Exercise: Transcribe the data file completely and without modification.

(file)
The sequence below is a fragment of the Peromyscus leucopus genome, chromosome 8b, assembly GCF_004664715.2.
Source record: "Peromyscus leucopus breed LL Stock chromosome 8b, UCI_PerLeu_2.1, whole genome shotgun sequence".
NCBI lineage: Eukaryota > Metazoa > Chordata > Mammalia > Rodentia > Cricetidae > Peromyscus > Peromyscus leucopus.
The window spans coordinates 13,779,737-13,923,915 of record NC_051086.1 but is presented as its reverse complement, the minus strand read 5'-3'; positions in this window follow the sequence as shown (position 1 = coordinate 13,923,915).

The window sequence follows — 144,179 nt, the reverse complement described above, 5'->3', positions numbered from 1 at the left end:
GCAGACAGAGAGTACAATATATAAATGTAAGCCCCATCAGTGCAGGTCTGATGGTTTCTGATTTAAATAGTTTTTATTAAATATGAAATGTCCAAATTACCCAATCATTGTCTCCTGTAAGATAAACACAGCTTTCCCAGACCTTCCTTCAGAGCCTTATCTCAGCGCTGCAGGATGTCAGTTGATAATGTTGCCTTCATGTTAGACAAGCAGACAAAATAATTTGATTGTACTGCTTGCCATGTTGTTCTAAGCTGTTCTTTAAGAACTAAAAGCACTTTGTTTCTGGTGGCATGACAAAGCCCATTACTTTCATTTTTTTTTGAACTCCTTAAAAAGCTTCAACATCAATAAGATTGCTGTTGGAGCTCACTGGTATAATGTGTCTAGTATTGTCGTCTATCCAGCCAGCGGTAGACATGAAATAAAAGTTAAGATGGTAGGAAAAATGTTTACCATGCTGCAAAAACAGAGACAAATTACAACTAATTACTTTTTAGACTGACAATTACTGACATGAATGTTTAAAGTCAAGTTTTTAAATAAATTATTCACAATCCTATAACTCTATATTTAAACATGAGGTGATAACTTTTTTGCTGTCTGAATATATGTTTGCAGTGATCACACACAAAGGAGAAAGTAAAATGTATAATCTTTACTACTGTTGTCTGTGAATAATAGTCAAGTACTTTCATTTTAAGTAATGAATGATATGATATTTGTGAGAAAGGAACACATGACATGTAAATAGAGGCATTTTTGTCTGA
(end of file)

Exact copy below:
The sequence below is a fragment of the Peromyscus leucopus genome, chromosome 8b, assembly GCF_004664715.2.
Source record: "Peromyscus leucopus breed LL Stock chromosome 8b, UCI_PerLeu_2.1, whole genome shotgun sequence".
NCBI lineage: Eukaryota > Metazoa > Chordata > Mammalia > Rodentia > Cricetidae > Peromyscus > Peromyscus leucopus.
The window spans coordinates 13,779,737-13,923,915 of record NC_051086.1 but is presented as its reverse complement, the minus strand read 5'-3'; positions in this window follow the sequence as shown (position 1 = coordinate 13,923,915).

The window sequence follows — 144,179 nt, the reverse complement described above, 5'->3', positions numbered from 1 at the left end:
GCAGACAGAGAGTACAATATATAAATGTAAGCCCCATCAGTGCAGGTCTGATGGTTTCTGATTTAAATAGTTTTTATTAAATATGAAATGTCCAAATTACCCAATCATTGTCTCCTGTAAGATAAACACAGCTTTCCCAGACCTTCCTTCAGAGCCTTATCTCAGCGCTGCAGGATGTCAGTTGATAATGTTGCCTTCATGTTAGACAAGCAGACAAAATAATTTGATTGTACTGCTTGCCATGTTGTTCTAAGCTGTTCTTTAAGAACTAAAAGCACTTTGTTTCTGGTGGCATGACAAAGCCCATTACTTTCATTTTTTTTTGAACTCCTTAAAAAGCTTCAACATCAATAAGATTGCTGTTGGAGCTCACTGGTATAATGTGTCTAGTATTGTCGTCTATCCAGCCAGCGGTAGACATGAAATAAAAGTTAAGATGGTAGGAAAAATGTTTACCATGCTGCAAAAACAGAGACAAATTACAACTAATTACTTTTTAGACTGACAATTACTGACATGAATGTTTAAAGTCAAGTTTTTAAATAAATTATTCACAATCCTATAACTCTATATTTAAACATGAGGTGATAACTTTTTTGCTGTCTGAATATATGTTTGCAGTGATCACACACAAAGGAGAAAGTAAAATGTATAATCTTTACTACTGTTGTCTGTGAATAATAGTCAAGTACTTTCATTTTAAGTAATGAATGATATGATATTTGTGAGAAAGGAACACATGACATGTAAATAGAGGCATTTTTGTCTGA